4.   A husband exchanging money for roses as a gift for his wife on the way home from work
        (buying roses)

A factor market is also known as an input market. The inputs into the production process are
bought and sold in factor markets. These inputs are land, labor, capital, and entrepreneurship.
Items that are going to be used to produce a good are sold in factor markets.

Here are some examples of exchanges that occur in a factor market:
1. An automobile manufacturer buying tires to put on the cars it is producing (type of input:
2. A fast-food restaurant buying the ingredients for its meals (type of input: capital)
3. A company paying its employees (type of input: labor)
4. A farmer buying land so he can grow more corn to sell (type of input: land)
5. Goods are sold for different purposes in factor markets than they are in product markets.
   In factor markets, goods and services are sold as inputs to produce another good. In a
   product market, goods and services are sold for consumption by individuals. The circular
   flow of economic activity further explains this idea.

6.                                                      The circular flow of economic activity
   shows the flow of the factors of production in the economy. Many organizations that
   have different rules and constraints exist within each sector. These rules and constraints
   affect other organizations through exchanges and other types of transactions.
7. First, let’s take the point of view of the individual. The individual, in order to pay bills
   and satisfy individual wants, sells labor to businesses. In other words, he or she finds a
   job. In return for offering their labor, people expect to be compensated with money. So,
   in the end, labor is exchanged for money. Each of the other factors of production can be
   exchanged in the factor market as well—not just labor.
8. The individual also plays a part in the product market. Having received money for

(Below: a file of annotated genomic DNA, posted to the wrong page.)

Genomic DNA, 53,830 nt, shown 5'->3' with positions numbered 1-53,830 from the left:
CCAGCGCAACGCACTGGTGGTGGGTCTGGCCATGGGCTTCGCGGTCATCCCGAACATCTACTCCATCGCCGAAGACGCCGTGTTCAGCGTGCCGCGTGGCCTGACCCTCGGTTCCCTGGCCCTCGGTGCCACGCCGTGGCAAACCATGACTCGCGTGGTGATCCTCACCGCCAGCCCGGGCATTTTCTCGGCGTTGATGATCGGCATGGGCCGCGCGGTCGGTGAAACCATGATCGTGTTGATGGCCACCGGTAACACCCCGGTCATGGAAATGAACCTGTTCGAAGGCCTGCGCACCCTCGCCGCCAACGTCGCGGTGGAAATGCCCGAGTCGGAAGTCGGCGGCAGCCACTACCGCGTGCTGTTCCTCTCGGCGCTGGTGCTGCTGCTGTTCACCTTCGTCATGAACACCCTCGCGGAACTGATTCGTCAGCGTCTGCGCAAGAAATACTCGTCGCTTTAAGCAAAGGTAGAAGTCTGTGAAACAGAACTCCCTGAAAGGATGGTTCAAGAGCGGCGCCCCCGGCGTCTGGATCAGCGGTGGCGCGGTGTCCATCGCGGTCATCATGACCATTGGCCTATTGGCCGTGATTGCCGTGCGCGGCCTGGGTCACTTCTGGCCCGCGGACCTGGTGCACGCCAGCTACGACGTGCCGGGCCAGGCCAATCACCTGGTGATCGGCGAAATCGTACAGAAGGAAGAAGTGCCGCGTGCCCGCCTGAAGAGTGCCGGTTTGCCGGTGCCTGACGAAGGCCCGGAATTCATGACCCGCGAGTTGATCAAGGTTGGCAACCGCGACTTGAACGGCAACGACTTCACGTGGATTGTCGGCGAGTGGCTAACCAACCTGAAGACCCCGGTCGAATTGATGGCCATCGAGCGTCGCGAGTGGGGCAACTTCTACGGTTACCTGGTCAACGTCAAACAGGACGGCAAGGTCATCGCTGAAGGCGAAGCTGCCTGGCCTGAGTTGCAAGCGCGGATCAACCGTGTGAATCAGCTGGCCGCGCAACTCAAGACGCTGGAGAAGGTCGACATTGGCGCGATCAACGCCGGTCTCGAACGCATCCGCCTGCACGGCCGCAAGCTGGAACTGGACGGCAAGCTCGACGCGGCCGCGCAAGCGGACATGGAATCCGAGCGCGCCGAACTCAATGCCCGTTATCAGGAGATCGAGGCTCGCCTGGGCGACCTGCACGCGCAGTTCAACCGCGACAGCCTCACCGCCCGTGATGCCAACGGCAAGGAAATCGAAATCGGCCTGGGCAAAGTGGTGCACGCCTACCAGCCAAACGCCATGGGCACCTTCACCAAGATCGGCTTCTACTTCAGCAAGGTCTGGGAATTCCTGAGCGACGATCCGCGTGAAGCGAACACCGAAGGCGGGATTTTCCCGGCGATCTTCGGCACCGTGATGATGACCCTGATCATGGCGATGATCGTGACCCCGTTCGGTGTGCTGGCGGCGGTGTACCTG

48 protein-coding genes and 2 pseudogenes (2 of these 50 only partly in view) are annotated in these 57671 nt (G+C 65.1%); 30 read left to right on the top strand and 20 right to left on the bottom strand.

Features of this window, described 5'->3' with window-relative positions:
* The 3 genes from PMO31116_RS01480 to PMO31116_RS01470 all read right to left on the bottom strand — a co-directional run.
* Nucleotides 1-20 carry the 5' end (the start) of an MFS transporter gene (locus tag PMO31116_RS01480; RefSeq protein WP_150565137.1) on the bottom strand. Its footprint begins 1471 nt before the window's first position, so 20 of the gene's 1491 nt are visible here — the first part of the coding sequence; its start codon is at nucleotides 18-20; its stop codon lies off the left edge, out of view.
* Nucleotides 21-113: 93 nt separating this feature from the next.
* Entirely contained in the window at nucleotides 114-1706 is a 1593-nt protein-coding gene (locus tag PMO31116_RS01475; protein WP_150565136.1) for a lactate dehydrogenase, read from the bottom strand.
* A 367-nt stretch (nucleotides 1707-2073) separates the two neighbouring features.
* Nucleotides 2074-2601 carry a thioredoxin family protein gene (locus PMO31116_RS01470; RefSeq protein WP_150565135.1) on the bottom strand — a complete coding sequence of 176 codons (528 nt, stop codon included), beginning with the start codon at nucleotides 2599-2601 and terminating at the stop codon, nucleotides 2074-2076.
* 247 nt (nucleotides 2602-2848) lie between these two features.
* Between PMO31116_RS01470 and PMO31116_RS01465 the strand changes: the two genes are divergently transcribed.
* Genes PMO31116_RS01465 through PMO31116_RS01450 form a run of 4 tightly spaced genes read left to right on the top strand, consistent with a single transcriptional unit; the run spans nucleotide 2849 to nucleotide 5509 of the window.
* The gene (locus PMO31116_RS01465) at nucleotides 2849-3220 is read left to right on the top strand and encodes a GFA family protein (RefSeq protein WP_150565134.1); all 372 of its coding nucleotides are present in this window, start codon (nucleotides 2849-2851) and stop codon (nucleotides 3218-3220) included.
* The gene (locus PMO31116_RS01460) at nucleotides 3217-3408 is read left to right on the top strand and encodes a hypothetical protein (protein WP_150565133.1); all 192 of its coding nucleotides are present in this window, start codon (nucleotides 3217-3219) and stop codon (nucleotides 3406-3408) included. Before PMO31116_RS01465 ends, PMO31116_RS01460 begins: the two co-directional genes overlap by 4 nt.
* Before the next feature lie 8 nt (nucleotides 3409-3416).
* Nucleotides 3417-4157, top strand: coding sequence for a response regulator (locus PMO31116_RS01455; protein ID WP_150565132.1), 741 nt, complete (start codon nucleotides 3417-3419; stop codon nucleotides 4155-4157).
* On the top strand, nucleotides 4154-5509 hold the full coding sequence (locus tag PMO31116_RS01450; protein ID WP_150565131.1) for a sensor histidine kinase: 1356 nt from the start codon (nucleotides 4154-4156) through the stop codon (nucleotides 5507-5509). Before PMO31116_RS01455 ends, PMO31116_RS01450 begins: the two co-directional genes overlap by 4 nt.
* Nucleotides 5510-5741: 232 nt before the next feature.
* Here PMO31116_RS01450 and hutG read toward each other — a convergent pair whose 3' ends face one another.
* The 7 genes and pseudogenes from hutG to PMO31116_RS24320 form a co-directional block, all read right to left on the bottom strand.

working, the individual is free to spend that money in the product market. When
   individuals go to Wal-Mart to buy goods, they are participating in the product market.
   They are buying goods to be consumed. This may be confusing, but hang in there; you’ll
   get it. Let’s review the diagram from the point of view of the business.
9. The business needs people to help it create stuff (goods and services), so the business
   offers money to people in exchange for that help. Businesses also exchange money for
   other factors of production—stuff that they plan on using to build the business. This is an
   exchange made in the factor market, or the exchange of help (in the form of labor) for
   money. The business, then, is able to create stuff with that help. The business offers its
   goods and services to individuals who will consume them.
   10. And that’s the circular flow of economic activity. We have now covered the most basic
       terms in economics. Make sure you understand all of the terms introduced in this lesson,
       because they will all be expanded upon in further lessons.

Make sure you are familiar with the definition of each of these terms. You can write the
definitions in the spaces provided, or you might want to make flash cards and quiz yourself to
help prepare for the Speedback assignment.

      economics
      land
      microeconomics
      labor
      macroeconomics
      capital
      opportunity cost
      entrepreneur
      cost-benefit analysis
      monetary incentive
      scarcity
      non-monetary incentive
      utility
      market
      marginal benefit
      product market
      value
      factor market
      wealth
      consumer
      four factors of production
      producer